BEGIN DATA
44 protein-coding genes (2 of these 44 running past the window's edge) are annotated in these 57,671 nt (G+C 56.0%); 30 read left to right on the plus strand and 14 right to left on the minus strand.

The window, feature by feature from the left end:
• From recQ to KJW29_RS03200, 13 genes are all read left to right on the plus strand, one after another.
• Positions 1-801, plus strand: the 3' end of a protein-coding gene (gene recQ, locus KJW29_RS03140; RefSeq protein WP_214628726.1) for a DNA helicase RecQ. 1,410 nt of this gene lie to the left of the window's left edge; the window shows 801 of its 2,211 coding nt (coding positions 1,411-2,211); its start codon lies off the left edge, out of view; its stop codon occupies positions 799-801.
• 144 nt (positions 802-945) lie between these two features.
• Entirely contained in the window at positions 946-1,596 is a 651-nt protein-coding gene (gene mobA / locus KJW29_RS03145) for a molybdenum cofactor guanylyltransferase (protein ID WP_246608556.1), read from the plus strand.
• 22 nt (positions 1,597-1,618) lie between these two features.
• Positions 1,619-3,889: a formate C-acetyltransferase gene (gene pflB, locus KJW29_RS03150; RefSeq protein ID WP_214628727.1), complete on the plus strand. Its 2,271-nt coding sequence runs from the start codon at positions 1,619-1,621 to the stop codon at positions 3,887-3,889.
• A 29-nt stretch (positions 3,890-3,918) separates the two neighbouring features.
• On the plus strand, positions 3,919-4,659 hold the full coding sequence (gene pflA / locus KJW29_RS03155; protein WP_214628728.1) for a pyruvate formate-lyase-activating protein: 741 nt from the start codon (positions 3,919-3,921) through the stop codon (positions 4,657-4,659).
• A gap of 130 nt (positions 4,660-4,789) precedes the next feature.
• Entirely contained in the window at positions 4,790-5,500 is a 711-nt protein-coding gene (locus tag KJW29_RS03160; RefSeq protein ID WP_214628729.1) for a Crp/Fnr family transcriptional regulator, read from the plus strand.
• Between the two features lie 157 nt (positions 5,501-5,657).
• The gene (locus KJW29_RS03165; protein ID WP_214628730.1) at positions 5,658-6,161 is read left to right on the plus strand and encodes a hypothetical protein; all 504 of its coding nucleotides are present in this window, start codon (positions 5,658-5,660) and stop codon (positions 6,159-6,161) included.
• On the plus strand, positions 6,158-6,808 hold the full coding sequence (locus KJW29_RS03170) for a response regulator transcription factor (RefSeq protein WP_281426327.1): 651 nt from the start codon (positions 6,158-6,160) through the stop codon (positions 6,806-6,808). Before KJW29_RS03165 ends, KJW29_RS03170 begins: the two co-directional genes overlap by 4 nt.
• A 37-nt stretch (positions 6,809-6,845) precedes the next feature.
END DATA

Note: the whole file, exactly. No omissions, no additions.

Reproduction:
44 protein-coding genes (2 of these 44 running past the window's edge) are annotated in these 57,671 nt (G+C 56.0%); 30 read left to right on the plus strand and 14 right to left on the minus strand.

The window, feature by feature from the left end:
• From recQ to KJW29_RS03200, 13 genes are all read left to right on the plus strand, one after another.
• Positions 1-801, plus strand: the 3' end of a protein-coding gene (gene recQ, locus KJW29_RS03140; RefSeq protein WP_214628726.1) for a DNA helicase RecQ. 1,410 nt of this gene lie to the left of the window's left edge; the window shows 801 of its 2,211 coding nt (coding positions 1,411-2,211); its start codon lies off the left edge, out of view; its stop codon occupies positions 799-801.
• 144 nt (positions 802-945) lie between these two features.
• Entirely contained in the window at positions 946-1,596 is a 651-nt protein-coding gene (gene mobA / locus KJW29_RS03145) for a molybdenum cofactor guanylyltransferase (protein ID WP_246608556.1), read from the plus strand.
• 22 nt (positions 1,597-1,618) lie between these two features.
• Positions 1,619-3,889: a formate C-acetyltransferase gene (gene pflB, locus KJW29_RS03150; RefSeq protein ID WP_214628727.1), complete on the plus strand. Its 2,271-nt coding sequence runs from the start codon at positions 1,619-1,621 to the stop codon at positions 3,887-3,889.
• A 29-nt stretch (positions 3,890-3,918) separates the two neighbouring features.
• On the plus strand, positions 3,919-4,659 hold the full coding sequence (gene pflA / locus KJW29_RS03155; protein WP_214628728.1) for a pyruvate formate-lyase-activating protein: 741 nt from the start codon (positions 3,919-3,921) through the stop codon (positions 4,657-4,659).
• A gap of 130 nt (positions 4,660-4,789) precedes the next feature.
• Entirely contained in the window at positions 4,790-5,500 is a 711-nt protein-coding gene (locus tag KJW29_RS03160; RefSeq protein ID WP_214628729.1) for a Crp/Fnr family transcriptional regulator, read from the plus strand.
• Between the two features lie 157 nt (positions 5,501-5,657).
• The gene (locus KJW29_RS03165; protein ID WP_214628730.1) at positions 5,658-6,161 is read left to right on the plus strand and encodes a hypothetical protein; all 504 of its coding nucleotides are present in this window, start codon (positions 5,658-5,660) and stop codon (positions 6,159-6,161) included.
• On the plus strand, positions 6,158-6,808 hold the full coding sequence (locus KJW29_RS03170) for a response regulator transcription factor (RefSeq protein WP_281426327.1): 651 nt from the start codon (positions 6,158-6,160) through the stop codon (positions 6,806-6,808). Before KJW29_RS03165 ends, KJW29_RS03170 begins: the two co-directional genes overlap by 4 nt.
• A 37-nt stretch (positions 6,809-6,845) precedes the next feature.